[BioC] Re: Bioconductor Digest, Vol 21, Issue 12

Gordon Smyth smyth at wehi.edu.au
Fri Nov 12 13:22:35 CET 2004

You are reading the Limma User's Guide written for Bioconductor Release 
1.4. Could I encourage you to consider the moving onto Bioconductor 1.5? 
Even without upgrading your software, you could read a more recent User's 
Guide at http://bioinf.wehi.edu.au/limma/usersguide.pdf. Section 10 might 
help, especially section 10.5.

>Date: Thu, 11 Nov 2004 12:11:34 -0000
>From: "michael watson (IAH-C)" <michael.watson at bbsrc.ac.uk>
>Subject: [BioC] Confusion over limma documentation and design/contrast
>         matrices
>To: <bioconductor at stat.math.ethz.ch>
>The confusion comes from the examples given in usersguide.pdf.  Sections
>7.3 and 8.2 both deal with two colour microarray data where a common
>reference has been used.
>Section 7.3 advocates the use of designMatrix() and makeContrasts(),
>where lmFit() is first used with the design matrix, and then
>contrasts.fit() is used with the contrasts matrix, and then eBayes()
>applied to the resulting linear model fit.
>Section 8.2 gives us the design matrix directly, and does not use a
>contrasts matrix at all.
>So my first question is this: with two colour cDNA microarrays which use
>a common reference, do we need both a design matrix and a contrasts
>matrix, or just a design matrix?  (I'm assuming it depends on how many
>samples there are in addition to the reference, but I'm not sure).
>Looking at section 8.2, the ApoAI data, we have three samples - control
>mice, ApoAI mice and the reference sample.  8 control mice were compared
>to the reference and 8 ApoAI mice were compared to the reference, and in
>all cases the reference was Cy3.  Therefore, a targets file to describe
>this experiment can reasonably be expected to look like this:
>    SlideNumber     Cy5 Cy3
>1           c1 Control Ref
>2           c2 Control Ref
>3           c3 Control Ref
>4           c4 Control Ref
>5           c5 Control Ref
>6           c6 Control Ref
>7           c7 Control Ref
>8           c8 Control Ref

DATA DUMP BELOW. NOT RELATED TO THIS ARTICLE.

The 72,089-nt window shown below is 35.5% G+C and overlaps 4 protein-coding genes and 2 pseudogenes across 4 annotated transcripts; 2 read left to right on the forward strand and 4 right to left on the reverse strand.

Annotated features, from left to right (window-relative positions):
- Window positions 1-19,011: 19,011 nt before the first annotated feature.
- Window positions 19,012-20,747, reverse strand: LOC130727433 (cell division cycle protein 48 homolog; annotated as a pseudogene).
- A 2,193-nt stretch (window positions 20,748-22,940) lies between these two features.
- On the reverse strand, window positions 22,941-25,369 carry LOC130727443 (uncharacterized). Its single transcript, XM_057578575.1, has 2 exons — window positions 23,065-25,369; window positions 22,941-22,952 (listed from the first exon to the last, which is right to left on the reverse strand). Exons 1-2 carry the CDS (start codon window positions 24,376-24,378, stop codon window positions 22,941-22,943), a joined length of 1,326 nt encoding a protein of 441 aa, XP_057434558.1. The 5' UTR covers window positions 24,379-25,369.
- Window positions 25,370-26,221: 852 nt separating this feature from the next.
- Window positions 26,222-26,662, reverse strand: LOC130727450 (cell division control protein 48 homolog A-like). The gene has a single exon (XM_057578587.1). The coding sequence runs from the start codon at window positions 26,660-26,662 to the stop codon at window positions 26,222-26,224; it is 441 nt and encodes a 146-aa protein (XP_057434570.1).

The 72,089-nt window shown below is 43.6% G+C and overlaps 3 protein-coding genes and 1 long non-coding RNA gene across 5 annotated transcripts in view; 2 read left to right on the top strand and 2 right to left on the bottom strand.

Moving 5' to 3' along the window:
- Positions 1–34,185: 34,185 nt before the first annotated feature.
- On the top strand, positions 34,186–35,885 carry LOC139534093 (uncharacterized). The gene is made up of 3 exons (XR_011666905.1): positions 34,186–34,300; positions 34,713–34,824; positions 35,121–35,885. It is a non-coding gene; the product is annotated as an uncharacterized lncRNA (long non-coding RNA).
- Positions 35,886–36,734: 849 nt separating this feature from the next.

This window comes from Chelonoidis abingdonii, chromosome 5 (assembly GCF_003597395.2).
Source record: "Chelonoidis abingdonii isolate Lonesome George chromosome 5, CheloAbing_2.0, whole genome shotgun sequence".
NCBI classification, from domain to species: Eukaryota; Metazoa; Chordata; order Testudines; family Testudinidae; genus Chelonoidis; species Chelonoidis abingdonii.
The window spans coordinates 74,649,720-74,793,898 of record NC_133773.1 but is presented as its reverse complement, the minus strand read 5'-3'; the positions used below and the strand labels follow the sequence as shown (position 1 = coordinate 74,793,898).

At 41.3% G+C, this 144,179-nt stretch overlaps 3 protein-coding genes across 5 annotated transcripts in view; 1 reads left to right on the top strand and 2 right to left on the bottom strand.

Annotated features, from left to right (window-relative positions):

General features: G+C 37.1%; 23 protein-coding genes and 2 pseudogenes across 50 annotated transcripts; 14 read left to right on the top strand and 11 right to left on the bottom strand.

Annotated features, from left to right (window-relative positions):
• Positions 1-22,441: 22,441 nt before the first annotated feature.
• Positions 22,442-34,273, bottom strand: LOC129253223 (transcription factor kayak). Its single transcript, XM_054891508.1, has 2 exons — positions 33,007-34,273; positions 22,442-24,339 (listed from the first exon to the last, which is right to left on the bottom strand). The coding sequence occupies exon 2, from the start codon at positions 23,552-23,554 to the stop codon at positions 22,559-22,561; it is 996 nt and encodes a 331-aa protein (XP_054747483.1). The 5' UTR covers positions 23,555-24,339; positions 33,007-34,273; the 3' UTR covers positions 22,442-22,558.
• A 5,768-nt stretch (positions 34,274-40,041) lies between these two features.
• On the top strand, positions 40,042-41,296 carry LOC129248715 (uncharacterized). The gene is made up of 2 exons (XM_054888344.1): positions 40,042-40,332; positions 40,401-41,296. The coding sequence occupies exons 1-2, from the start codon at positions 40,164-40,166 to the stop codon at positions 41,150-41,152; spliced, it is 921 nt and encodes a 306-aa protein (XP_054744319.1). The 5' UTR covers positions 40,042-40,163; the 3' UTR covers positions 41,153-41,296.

>9           k1   ApoAI Ref
>10          k2   ApoAI Ref
>11          k3   ApoAI Ref
>12          k4   ApoAI Ref
>13          k5   ApoAI Ref
>14          k6   ApoAI Ref
>15          k7   ApoAI Ref
>16          k8   ApoAI Ref
>If we run modelMatrix() on this, we get this:
>    ApoAI Control
>1      0       1
>2      0       1
>3      0       1
>4      0       1
>5      0       1
>6      0       1
>7      0       1
>8      0       1
>9      1       0
>10     1       0
>11     1       0
>12     1       0
>13     1       0
>14     1       0
>15     1       0
>16     1       0
>If we then carry on the example in 7.3, and create a contrasts matrix,
>then I assume we are interested in the comparison of ApoAI knockout mice
>to Control mice, so I run:
> > makeContrasts(ApoAI-Control, levels=apoai.design)
>And get this
>         ApoAI - Control
>ApoAI                 1
>Control              -1
>So, just to take a breath here, I am using the documentation from
>section 7.3 to run against the data in section 8.2.  I now have a design
>matrix and a contrasts matrix for the ApoAI data.  The only problem is
>that they look completely different to the example design matrix given
>in section 8.2.  The design matrix there is:
>    Control-Ref KO-Control
>c1           1          0
>c2           1          0
>c3           1          0
>c4           1          0
>c5           1          0
>c6           1          0
>c7           1          0
>c8           1          0
>k1           1          1
>k2           1          1
>k3           1          1
>k4           1          1
>k5           1          1
>k6           1          1
>k7           1          1
>k8           1          1
>And there is no contrasts matrix.
>So, my question 2: is the design matrix given in section 8.2 the
>equivalent of using the design and contrasts matrices that I calculated

Yes it is. This has been said many, many times on this list.

Do you know how to multiply a vector by a matrix? If you do, then I think 
the best way to figure out what the design matrix is doing for you is just 
to sit down with a piece of paper and a pencil for a few minutes, and 
multiply the design matrix by the coefficient vector.


>Question 3: does the fact that the ApoAI data only has one contrast of
>interest mean that I don't need a contrasts matrix, I only need a design
>matrix? (albeit a DIFFERENT design matrix to one that would be given by
>Question 4: can anyone recommend a good book which I can go and read and
>learn all about design and contrast matrices and their relation to
>linear models?  Everything I have read so far just says something like
>"... The design matrix is therefore this... and the contrast matrix is
>therefore this..." and doesn't actually explain how exactly the
>structure of the matrices was arrived at...
>Thanks and sorry for the long mail!

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